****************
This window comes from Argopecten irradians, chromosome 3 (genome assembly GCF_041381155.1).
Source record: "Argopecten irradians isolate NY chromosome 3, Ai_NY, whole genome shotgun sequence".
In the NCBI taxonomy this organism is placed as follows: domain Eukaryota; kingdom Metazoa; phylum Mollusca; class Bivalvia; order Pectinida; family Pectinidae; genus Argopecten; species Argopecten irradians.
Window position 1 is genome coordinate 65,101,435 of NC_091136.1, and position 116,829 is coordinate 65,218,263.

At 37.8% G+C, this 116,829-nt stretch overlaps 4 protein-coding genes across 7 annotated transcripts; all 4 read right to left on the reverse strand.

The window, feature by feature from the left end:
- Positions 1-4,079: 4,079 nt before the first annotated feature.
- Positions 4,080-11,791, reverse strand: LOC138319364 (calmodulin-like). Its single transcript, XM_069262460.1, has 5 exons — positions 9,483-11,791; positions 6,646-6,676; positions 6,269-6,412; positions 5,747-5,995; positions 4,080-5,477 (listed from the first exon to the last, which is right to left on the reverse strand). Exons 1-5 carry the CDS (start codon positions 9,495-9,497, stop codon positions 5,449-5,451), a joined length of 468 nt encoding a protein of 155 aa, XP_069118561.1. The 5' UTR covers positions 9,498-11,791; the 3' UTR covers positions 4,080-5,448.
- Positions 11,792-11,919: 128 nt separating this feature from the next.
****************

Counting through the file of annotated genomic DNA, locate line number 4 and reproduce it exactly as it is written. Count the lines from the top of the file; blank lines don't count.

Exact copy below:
Window position 1 is genome coordinate 65,101,435 of NC_091136.1, and position 116,829 is coordinate 65,218,263.